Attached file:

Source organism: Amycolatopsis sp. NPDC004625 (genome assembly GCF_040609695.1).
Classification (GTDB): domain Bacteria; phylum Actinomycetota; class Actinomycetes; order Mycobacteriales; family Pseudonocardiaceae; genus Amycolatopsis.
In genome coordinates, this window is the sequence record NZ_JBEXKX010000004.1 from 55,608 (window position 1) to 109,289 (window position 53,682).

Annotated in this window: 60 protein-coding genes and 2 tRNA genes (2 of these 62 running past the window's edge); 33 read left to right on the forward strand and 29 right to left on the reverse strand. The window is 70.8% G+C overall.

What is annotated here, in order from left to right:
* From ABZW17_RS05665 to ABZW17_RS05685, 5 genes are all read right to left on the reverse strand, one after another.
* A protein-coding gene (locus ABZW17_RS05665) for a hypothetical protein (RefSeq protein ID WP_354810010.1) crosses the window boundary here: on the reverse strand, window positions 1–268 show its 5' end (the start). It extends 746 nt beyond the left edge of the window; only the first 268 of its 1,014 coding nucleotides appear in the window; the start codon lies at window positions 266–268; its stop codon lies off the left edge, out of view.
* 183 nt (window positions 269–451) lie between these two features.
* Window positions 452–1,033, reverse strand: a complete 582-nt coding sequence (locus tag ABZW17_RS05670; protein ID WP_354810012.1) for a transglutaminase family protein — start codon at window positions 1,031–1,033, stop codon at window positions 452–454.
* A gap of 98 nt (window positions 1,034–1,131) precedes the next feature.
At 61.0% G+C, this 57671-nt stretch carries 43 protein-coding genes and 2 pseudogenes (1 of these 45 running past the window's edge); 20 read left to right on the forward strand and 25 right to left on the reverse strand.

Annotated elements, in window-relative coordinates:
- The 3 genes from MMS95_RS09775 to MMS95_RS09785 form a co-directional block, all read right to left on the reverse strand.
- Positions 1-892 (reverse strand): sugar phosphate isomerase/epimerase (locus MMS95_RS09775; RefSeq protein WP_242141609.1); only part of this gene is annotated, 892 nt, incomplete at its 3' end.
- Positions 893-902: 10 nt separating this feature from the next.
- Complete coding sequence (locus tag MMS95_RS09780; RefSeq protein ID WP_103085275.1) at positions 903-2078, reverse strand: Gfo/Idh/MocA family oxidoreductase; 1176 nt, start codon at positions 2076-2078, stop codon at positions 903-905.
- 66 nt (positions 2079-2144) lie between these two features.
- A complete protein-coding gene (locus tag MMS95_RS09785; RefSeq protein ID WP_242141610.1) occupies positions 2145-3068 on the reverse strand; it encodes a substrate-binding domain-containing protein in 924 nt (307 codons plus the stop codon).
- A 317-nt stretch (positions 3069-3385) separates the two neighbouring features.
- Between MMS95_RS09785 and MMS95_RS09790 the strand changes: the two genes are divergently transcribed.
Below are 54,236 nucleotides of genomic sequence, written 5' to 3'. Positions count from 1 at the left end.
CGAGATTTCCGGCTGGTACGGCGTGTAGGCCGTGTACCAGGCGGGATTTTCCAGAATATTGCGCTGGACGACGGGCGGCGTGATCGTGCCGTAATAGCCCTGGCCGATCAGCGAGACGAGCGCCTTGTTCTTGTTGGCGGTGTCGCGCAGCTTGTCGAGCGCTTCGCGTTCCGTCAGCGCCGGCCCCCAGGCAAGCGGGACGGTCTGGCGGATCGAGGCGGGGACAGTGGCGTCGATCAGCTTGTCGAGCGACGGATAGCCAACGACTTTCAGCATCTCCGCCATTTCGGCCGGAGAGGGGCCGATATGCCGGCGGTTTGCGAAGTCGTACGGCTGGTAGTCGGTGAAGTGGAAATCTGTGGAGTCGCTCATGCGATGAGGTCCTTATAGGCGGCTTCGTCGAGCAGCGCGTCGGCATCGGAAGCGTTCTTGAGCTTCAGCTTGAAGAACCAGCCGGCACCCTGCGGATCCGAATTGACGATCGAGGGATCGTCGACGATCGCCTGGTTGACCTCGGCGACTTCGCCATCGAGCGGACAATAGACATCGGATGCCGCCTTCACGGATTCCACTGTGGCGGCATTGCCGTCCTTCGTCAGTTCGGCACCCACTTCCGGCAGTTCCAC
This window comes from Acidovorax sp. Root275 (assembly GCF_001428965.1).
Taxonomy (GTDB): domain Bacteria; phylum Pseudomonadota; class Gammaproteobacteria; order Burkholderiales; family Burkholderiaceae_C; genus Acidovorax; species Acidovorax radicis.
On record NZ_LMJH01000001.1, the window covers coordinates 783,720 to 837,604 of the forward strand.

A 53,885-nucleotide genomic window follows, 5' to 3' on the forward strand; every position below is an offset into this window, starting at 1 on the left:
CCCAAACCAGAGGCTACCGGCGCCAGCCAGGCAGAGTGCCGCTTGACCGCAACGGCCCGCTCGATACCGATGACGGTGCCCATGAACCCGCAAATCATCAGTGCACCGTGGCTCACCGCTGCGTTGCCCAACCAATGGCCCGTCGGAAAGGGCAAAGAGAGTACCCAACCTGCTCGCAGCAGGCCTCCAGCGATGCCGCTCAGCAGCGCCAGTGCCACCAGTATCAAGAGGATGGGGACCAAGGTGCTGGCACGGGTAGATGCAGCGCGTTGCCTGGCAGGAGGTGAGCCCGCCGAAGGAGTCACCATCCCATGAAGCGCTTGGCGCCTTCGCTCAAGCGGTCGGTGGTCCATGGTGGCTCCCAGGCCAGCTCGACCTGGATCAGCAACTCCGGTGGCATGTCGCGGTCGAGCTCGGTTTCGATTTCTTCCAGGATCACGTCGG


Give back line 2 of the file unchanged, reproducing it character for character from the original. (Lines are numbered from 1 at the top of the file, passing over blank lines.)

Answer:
Classification (GTDB): domain Bacteria; phylum Actinomycetota; class Actinomycetes; order Mycobacteriales; family Pseudonocardiaceae; genus Amycolatopsis.